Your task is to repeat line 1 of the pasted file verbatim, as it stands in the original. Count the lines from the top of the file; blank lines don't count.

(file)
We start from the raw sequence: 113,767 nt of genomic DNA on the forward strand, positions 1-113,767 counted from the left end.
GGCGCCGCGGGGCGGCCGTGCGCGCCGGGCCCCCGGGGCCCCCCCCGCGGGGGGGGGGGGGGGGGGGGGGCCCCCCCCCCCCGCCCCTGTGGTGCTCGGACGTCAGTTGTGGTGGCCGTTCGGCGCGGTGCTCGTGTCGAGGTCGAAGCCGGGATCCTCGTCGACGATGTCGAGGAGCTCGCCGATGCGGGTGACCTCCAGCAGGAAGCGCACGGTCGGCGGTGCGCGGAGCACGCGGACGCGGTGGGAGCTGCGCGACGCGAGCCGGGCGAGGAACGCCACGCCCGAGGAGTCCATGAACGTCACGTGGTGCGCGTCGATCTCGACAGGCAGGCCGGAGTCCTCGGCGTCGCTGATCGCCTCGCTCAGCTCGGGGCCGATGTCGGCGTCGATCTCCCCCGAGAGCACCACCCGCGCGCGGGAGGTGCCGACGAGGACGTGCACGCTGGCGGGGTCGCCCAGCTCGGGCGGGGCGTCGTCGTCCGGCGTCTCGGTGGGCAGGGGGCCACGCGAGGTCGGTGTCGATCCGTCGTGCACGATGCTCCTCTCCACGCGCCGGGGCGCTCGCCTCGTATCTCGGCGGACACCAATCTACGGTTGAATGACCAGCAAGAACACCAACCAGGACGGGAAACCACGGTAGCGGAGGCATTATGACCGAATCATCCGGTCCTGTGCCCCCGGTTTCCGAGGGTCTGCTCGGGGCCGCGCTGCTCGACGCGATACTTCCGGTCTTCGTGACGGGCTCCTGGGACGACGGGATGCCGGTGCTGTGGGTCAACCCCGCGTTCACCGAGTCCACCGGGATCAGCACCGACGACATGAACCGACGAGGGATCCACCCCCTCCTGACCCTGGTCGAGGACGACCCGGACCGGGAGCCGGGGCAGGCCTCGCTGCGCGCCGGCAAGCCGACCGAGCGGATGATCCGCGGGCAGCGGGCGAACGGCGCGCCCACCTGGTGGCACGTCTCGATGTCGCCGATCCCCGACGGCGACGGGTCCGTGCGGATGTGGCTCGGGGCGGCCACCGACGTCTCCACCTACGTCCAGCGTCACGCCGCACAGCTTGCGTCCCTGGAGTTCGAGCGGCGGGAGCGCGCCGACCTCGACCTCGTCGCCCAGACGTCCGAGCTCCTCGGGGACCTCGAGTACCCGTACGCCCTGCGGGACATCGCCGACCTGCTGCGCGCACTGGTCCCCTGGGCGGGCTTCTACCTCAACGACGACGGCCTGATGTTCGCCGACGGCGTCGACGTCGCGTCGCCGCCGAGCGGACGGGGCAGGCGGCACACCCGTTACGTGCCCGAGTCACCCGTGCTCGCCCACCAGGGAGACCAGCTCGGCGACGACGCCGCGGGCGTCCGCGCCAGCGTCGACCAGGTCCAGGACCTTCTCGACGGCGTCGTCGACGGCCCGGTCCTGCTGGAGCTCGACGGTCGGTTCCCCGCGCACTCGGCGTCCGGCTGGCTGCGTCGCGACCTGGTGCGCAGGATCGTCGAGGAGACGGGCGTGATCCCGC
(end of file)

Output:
We start from the raw sequence: 113,767 nt of genomic DNA on the forward strand, positions 1-113,767 counted from the left end.